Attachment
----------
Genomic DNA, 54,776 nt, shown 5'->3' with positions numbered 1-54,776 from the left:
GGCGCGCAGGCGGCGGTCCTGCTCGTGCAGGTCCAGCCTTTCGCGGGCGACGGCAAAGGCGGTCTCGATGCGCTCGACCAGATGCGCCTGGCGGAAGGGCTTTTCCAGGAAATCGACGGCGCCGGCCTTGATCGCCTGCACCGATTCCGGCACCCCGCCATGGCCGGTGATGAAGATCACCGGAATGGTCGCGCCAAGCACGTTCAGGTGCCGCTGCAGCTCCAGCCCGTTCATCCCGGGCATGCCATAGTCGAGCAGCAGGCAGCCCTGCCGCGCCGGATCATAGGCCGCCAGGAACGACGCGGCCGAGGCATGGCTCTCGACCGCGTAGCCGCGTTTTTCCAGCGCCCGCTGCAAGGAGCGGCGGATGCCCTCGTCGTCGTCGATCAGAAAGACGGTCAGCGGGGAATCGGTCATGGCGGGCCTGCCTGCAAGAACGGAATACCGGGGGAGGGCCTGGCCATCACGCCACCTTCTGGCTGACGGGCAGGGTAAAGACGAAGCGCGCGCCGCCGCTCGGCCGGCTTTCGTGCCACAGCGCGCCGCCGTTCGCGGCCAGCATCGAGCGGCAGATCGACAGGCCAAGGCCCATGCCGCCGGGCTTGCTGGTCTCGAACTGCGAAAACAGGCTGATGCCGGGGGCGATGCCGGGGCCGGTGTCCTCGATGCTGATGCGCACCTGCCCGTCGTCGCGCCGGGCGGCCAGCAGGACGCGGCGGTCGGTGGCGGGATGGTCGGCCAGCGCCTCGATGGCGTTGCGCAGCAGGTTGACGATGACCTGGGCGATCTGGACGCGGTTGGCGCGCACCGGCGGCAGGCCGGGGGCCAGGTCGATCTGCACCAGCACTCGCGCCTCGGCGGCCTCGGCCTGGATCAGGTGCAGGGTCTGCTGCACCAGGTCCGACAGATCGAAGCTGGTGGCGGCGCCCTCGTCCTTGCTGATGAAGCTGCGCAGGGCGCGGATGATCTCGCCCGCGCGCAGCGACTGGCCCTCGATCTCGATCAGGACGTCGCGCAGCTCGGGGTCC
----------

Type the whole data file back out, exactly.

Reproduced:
Genomic DNA, 54,776 nt, shown 5'->3' with positions numbered 1-54,776 from the left:
GGCGCGCAGGCGGCGGTCCTGCTCGTGCAGGTCCAGCCTTTCGCGGGCGACGGCAAAGGCGGTCTCGATGCGCTCGACCAGATGCGCCTGGCGGAAGGGCTTTTCCAGGAAATCGACGGCGCCGGCCTTGATCGCCTGCACCGATTCCGGCACCCCGCCATGGCCGGTGATGAAGATCACCGGAATGGTCGCGCCAAGCACGTTCAGGTGCCGCTGCAGCTCCAGCCCGTTCATCCCGGGCATGCCATAGTCGAGCAGCAGGCAGCCCTGCCGCGCCGGATCATAGGCCGCCAGGAACGACGCGGCCGAGGCATGGCTCTCGACCGCGTAGCCGCGTTTTTCCAGCGCCCGCTGCAAGGAGCGGCGGATGCCCTCGTCGTCGTCGATCAGAAAGACGGTCAGCGGGGAATCGGTCATGGCGGGCCTGCCTGCAAGAACGGAATACCGGGGGAGGGCCTGGCCATCACGCCACCTTCTGGCTGACGGGCAGGGTAAAGACGAAGCGCGCGCCGCCGCTCGGCCGGCTTTCGTGCCACAGCGCGCCGCCGTTCGCGGCCAGCATCGAGCGGCAGATCGACAGGCCAAGGCCCATGCCGCCGGGCTTGCTGGTCTCGAACTGCGAAAACAGGCTGATGCCGGGGGCGATGCCGGGGCCGGTGTCCTCGATGCTGATGCGCACCTGCCCGTCGTCGCGCCGGGCGGCCAGCAGGACGCGGCGGTCGGTGGCGGGATGGTCGGCCAGCGCCTCGATGGCGTTGCGCAGCAGGTTGACGATGACCTGGGCGATCTGGACGCGGTTGGCGCGCACCGGCGGCAGGCCGGGGGCCAGGTCGATCTGCACCAGCACTCGCGCCTCGGCGGCCTCGGCCTGGATCAGGTGCAGGGTCTGCTGCACCAGGTCCGACAGATCGAAGCTGGTGGCGGCGCCCTCGTCCTTGCTGATGAAGCTGCGCAGGGCGCGGATGATCTCGCCCGCGCGCAGCGACTGGCCCTCGATCTCGATCAGGACGTCGCGCAGCTCGGGGTCC